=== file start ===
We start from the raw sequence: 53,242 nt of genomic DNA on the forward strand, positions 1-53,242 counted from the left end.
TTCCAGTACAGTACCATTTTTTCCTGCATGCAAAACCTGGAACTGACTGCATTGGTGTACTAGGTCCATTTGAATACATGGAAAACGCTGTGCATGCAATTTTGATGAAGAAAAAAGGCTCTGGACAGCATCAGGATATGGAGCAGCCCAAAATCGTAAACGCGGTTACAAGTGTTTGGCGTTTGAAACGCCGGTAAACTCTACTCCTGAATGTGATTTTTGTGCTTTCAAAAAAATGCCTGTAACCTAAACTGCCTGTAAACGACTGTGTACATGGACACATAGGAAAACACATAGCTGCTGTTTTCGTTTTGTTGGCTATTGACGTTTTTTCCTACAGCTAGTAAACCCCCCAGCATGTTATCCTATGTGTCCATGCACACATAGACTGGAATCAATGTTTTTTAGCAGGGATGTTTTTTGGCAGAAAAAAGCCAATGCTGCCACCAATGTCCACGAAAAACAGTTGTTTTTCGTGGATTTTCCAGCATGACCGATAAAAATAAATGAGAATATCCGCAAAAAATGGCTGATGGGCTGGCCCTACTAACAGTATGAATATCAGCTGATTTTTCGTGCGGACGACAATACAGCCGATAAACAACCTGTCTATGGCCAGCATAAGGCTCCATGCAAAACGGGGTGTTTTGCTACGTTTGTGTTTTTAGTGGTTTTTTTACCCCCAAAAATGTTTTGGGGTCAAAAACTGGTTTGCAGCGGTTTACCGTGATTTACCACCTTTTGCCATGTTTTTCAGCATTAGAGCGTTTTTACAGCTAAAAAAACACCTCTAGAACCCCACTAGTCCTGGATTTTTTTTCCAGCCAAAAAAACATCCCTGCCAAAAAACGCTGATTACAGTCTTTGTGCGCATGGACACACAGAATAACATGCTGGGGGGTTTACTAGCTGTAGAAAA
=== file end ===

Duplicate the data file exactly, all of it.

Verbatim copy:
We start from the raw sequence: 53,242 nt of genomic DNA on the forward strand, positions 1-53,242 counted from the left end.
TTCCAGTACAGTACCATTTTTTCCTGCATGCAAAACCTGGAACTGACTGCATTGGTGTACTAGGTCCATTTGAATACATGGAAAACGCTGTGCATGCAATTTTGATGAAGAAAAAAGGCTCTGGACAGCATCAGGATATGGAGCAGCCCAAAATCGTAAACGCGGTTACAAGTGTTTGGCGTTTGAAACGCCGGTAAACTCTACTCCTGAATGTGATTTTTGTGCTTTCAAAAAAATGCCTGTAACCTAAACTGCCTGTAAACGACTGTGTACATGGACACATAGGAAAACACATAGCTGCTGTTTTCGTTTTGTTGGCTATTGACGTTTTTTCCTACAGCTAGTAAACCCCCCAGCATGTTATCCTATGTGTCCATGCACACATAGACTGGAATCAATGTTTTTTAGCAGGGATGTTTTTTGGCAGAAAAAAGCCAATGCTGCCACCAATGTCCACGAAAAACAGTTGTTTTTCGTGGATTTTCCAGCATGACCGATAAAAATAAATGAGAATATCCGCAAAAAATGGCTGATGGGCTGGCCCTACTAACAGTATGAATATCAGCTGATTTTTCGTGCGGACGACAATACAGCCGATAAACAACCTGTCTATGGCCAGCATAAGGCTCCATGCAAAACGGGGTGTTTTGCTACGTTTGTGTTTTTAGTGGTTTTTTTACCCCCAAAAATGTTTTGGGGTCAAAAACTGGTTTGCAGCGGTTTACCGTGATTTACCACCTTTTGCCATGTTTTTCAGCATTAGAGCGTTTTTACAGCTAAAAAAACACCTCTAGAACCCCACTAGTCCTGGATTTTTTTTCCAGCCAAAAAAACATCCCTGCCAAAAAACGCTGATTACAGTCTTTGTGCGCATGGACACACAGAATAACATGCTGGGGGGTTTACTAGCTGTAGAAAA